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Freakonomics Radio

Freakonomics Radio

Discover the hidden side of everything with Stephen J. Dubner, co-author of the Freakonomics books. Each week, Freakonomics Radio tells you things you always thought you knew (but didn?t) and things you never thought you wanted to know (but do) ? from the economics of sleep to how to become great at just about anything. Dubner speaks with Nobel laureates and provocateurs, intellectuals and entrepreneurs, and various other underachievers.


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Why Is U.S. Media So Negative? (Ep. 477 Replay)

Breaking news! Sources say American journalism exploits our negativity bias to maximize profits, and social media algorithms add fuel to the fire. Stephen Dubner investigates.

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The Pros and Cons of America?s (Extreme) Individualism (Ep. 470 Replay)

According to a decades-long research project, the U.S. is not only the most individualistic country on earth; we?re also high on indulgence, short-term thinking, and masculinity (but low on ?uncertainty avoidance,? if that makes you feel better). We look at how these traits affect our daily lives and why we couldn?t change them even if we wanted to. 

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The U.S. Is Just Different ? So Let?s Stop Pretending We?re Not (Ep. 469 Replay)

We often look to other countries for smart policies on education, healthcare, infrastructure, etc. But can a smart policy be simply transplanted into a country as culturally unusual (and as supremely WEIRD) as America?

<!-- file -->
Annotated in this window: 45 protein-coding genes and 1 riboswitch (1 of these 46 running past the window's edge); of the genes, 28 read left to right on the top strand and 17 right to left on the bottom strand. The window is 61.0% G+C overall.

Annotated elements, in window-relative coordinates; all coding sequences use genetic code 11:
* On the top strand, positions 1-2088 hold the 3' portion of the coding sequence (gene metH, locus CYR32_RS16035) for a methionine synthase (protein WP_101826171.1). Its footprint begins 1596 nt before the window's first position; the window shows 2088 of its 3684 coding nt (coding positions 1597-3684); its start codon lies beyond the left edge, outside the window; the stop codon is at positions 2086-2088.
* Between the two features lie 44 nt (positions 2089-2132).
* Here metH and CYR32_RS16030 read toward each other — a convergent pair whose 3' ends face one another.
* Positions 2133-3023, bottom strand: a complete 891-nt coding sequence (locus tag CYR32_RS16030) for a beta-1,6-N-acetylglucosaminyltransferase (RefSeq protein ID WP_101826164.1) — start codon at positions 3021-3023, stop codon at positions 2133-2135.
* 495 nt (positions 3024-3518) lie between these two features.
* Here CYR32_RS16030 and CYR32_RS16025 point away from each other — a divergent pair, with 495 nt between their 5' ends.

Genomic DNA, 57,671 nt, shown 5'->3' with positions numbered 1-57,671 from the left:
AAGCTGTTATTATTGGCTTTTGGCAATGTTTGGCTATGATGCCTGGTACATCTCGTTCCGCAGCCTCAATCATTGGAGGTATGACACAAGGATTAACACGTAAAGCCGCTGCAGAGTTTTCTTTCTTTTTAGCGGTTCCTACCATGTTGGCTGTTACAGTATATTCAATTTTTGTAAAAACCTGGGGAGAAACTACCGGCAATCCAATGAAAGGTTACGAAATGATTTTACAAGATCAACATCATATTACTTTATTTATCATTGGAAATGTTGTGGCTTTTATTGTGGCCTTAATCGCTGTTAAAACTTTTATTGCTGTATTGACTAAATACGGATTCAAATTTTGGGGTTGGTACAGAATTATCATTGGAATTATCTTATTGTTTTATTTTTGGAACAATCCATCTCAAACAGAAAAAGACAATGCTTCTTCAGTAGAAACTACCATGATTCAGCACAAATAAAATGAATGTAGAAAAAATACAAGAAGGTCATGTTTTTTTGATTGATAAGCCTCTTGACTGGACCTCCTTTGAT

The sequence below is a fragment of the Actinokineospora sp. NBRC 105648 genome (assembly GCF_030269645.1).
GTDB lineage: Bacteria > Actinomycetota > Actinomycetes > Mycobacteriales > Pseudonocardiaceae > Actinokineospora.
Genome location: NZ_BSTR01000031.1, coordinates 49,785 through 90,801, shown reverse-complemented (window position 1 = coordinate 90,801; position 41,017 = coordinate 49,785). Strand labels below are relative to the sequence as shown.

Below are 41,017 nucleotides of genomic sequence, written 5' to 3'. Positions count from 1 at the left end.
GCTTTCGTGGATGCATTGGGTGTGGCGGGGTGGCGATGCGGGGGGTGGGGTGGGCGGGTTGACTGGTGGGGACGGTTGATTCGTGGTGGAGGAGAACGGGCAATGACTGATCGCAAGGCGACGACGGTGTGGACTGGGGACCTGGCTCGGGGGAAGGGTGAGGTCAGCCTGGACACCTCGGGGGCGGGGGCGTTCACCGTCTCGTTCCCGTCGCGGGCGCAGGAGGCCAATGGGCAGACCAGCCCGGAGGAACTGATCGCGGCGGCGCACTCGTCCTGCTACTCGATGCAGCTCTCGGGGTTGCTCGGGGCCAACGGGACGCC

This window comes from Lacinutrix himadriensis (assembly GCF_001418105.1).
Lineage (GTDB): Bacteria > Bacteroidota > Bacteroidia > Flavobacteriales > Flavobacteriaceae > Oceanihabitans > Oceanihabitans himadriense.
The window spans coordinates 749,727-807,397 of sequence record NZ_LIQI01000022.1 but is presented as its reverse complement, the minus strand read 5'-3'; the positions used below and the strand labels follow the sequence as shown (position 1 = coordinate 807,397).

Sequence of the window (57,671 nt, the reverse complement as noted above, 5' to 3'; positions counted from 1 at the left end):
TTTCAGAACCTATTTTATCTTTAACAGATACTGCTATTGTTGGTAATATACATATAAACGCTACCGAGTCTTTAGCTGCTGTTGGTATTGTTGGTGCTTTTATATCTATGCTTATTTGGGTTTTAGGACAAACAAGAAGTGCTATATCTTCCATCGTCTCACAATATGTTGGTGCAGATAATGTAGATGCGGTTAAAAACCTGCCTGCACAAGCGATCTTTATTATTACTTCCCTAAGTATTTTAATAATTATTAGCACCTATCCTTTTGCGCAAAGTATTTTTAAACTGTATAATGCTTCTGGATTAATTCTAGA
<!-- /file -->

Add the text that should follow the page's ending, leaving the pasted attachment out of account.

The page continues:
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512. Does Philosophy Still Matter?

It used to be at the center of our conversations about politics and society. Scott Hershovitz (author of Nasty, Brutish, and Short) argues that philosophy still has a lot to say about work, justice, and parenthood. Our latest installment of the Freakonomics Radio Book Club.

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511. Why Did You Marry That Person?

Sure, you were ?in love.? But economists ? using evidence from Bridgerton to Tinder ? point to what?s called ?assortative mating.? And it has some unpleasant consequences for society.

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The Economist?s Guide to Parenting: 10 Years Later (Ep. 479 Replay)

In one of the earliest Freakonomics Radio episodes, we asked a bunch of economists with young kids how they approached child-rearing. Now the kids are old enough to talk ? and they have a lot to say. We hear about nature vs. nurture, capitalism vs. Marxism, and why you don?t tell your friends that your father is an economist.

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510. What Problems Does Crypto Solve, Anyway?

Boosters say blockchain technology will usher in a brave new era of decentralization. Are they right ? and would it be a dream or a nightmare? (Part 3 of "What Can Blockchain Do for You?")

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509. Are N.F.T.s All Scams?

Some of them are. With others, it?s more complicated (and more promising). We try to get past the Bored Apes and the ripoffs to see if we can find art on the blockchain. (Part 2 of "What Can Blockchain Do for You?")

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508. Does the Crypto Crash Mean the Blockchain Is Over?

No. But now is a good time to sort out the potential from the hype. Whether you?re bullish, bearish, or just confused, we?re here to explain what the blockchain can do for you. (Part 1 of a series.) 

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507. 103 Pieces of Advice That May or May Not Work